by Dr. Lisa Avila
In chiropractic school, a teacher I liked very much mentioned that he found people came into the office in clusters—a cluster of people with shoulder issues, a cluster of low back pain issues, a cluster of digestion issues. One year into private practice, I had already seen this to be true.
Recently, the cluster of issues presenting is people feeling marginalized. This trend has persisted every day since last summer, so much so that it has been hard to ignore. Some have used that word, marginalized, and some have used similar words that convey the same message. Some have cried, and some have been very angry. And everyone, all of them, have brought up random moments of being abused within their personal histories.
Imagine? Without any prompting, in the middle of me assessing how their physical issues are responding, I have been hearing random, out-of-sync stories about abuse. The conversations have gone something like this:
Me: let’s talk about how your right foot pain is doing. Last week you rated it a 6 on a pain scale of 1 to 10. How is it today?
Random patient: Did I ever tell you about the time this massage therapist did this terrible thing to me, (insert description in full detail) and then told me that it was a form of lymphatic drainage? Well, let’s see, how old was I when that happened? Let me think…..
Marginalization–a feeling of powerlessness?
This feeling of marginalization conveys a sense of powerlessness. You are cast aside as if your needs and wants and struggles do not matter to the person or persons able to alleviate that suffering for you.
Feeling marginalized in this situation is easy to see and understand. But what can be done about this, once you understand what you are feeling and why? How do you restore (or better yet, instill) a locus of control when you feel powerless? Knowing where it comes from is only part of the battle; the rest lies in the plan to fix it.
If you are feeling this way, it is imperative to have an operating plan to find your way out of this dark place. Otherwise, you will never be able to expect much from the future, because the practical truth is, anger over any situation, without an operating plan to relieve yourself of it, will only continue to keep you stuck.
Now more than ever, the need to stop feeling victimized is crucial; believing yourself to be a victim of anything only sends out a signal that you are welcoming confirmation of that belief system in the form of further victimization, and thus the cycle continues…
Only you control your destiny
You and you alone are in control of your own destiny. Make a decision to move forward on an issue and stick to it. Associate, as best you can, with those who have the same vision as you. Moving forward is very difficult if those around you want to stay put and be angry about what is. And remember, you need no one’s permission to advance in life; so don’t wait for it and don’t expect it.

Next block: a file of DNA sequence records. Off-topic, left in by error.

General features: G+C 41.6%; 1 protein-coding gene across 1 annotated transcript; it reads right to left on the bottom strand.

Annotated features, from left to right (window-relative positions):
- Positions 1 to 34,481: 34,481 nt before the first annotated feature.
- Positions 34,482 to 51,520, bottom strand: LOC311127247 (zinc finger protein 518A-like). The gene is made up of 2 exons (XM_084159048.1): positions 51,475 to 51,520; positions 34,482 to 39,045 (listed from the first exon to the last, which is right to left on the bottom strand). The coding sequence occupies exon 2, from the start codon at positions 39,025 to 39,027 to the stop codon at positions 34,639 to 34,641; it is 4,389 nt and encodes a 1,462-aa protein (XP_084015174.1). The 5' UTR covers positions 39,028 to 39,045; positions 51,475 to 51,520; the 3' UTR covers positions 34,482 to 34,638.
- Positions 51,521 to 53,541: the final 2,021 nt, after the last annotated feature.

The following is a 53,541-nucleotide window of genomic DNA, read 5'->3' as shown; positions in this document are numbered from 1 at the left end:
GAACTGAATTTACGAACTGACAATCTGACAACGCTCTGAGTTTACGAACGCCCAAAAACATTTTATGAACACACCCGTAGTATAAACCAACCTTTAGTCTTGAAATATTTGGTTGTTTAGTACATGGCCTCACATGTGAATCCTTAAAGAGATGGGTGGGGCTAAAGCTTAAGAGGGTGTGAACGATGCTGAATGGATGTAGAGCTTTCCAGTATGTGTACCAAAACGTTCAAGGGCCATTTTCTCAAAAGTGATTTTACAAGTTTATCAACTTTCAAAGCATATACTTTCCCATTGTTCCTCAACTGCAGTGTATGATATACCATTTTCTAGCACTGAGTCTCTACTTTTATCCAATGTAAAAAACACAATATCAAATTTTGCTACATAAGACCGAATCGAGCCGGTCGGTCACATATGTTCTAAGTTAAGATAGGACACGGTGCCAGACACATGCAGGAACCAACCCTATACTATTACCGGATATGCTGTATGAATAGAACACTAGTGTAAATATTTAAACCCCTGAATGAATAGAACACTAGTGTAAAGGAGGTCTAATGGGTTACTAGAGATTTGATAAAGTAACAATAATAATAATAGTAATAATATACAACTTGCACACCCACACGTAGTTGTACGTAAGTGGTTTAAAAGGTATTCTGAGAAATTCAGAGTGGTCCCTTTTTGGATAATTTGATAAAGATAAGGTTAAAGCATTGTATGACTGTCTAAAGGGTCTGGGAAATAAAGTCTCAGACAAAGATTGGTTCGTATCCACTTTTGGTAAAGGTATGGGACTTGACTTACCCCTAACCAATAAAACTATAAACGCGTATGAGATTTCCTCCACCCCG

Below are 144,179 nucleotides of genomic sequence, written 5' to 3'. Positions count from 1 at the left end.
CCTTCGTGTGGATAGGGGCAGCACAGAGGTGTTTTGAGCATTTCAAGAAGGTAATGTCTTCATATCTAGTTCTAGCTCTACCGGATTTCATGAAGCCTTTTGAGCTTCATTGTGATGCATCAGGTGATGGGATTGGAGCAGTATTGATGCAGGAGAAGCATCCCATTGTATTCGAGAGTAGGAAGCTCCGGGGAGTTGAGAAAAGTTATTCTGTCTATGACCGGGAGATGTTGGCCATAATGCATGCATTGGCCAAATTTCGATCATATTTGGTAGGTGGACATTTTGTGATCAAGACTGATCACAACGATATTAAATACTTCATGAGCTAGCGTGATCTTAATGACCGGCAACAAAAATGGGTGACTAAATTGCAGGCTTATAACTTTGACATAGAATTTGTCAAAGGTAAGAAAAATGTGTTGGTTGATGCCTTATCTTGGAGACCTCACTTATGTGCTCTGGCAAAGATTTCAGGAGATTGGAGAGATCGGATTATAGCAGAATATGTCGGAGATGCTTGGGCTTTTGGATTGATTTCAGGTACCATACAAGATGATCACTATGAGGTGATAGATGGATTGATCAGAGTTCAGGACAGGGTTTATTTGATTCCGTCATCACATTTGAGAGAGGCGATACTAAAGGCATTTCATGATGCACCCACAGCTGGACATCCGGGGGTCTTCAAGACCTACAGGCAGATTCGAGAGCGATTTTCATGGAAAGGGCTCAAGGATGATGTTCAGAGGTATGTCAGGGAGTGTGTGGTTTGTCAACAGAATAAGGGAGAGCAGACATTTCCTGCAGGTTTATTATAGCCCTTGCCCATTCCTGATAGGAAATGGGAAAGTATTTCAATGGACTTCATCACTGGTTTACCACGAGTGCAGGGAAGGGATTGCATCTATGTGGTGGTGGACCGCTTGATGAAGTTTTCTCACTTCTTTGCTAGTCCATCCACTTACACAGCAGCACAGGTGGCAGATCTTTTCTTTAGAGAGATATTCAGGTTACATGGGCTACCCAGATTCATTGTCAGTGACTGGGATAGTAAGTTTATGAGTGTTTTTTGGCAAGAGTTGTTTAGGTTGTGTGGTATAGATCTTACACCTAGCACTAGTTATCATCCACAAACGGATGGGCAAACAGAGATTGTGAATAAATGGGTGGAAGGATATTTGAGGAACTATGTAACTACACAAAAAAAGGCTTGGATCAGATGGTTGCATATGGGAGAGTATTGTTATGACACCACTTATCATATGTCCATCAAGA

Children of parents who feel marginalized can grow up inheriting the same feelings. Teach them to be especially careful in situations that can compromise autonomy over their bodies; to understand fully that the responsibility to protect themselves lies with them and with no one else–particularly in situations where mind altering substances are involved.
Lastly, without fear, hold those around you to an extremely high bar of behavior. Most will respond by trying to meet it, and you will benefit by learning how to implement organic boundaries that require very little thought on your part to enforce. These boundaries will soon become unspoken reflexes.
I read a saying once that there are no limits to your success, just a limit to your vision and your ability to see it through…
Be the you the world needs
There are no more excuses to keep playing small in the world. I have seen the mental conflict with “being seen” present itself in many variants throughout the years. We all have it to varying degrees, but it is no longer appropriate to use it as an excuse to stay hidden. Got a great idea? Now is the time to get on with it, and stand or fall, you will never know what could have been if you refuse to believe in yourself and give it a thorough try.
I hope this essay finds you well and happy, and if it did not, that it gives any one of you some tools to get there. As a patient of mine recently said as he was getting ready to leave: “You know that saying, ‘may you live in interesting times’? Well……”
He never finished his sentence but he and I both grinned and shook our heads in acknowledgment, as he put his coat on and headed out the door.
Lots of love to you….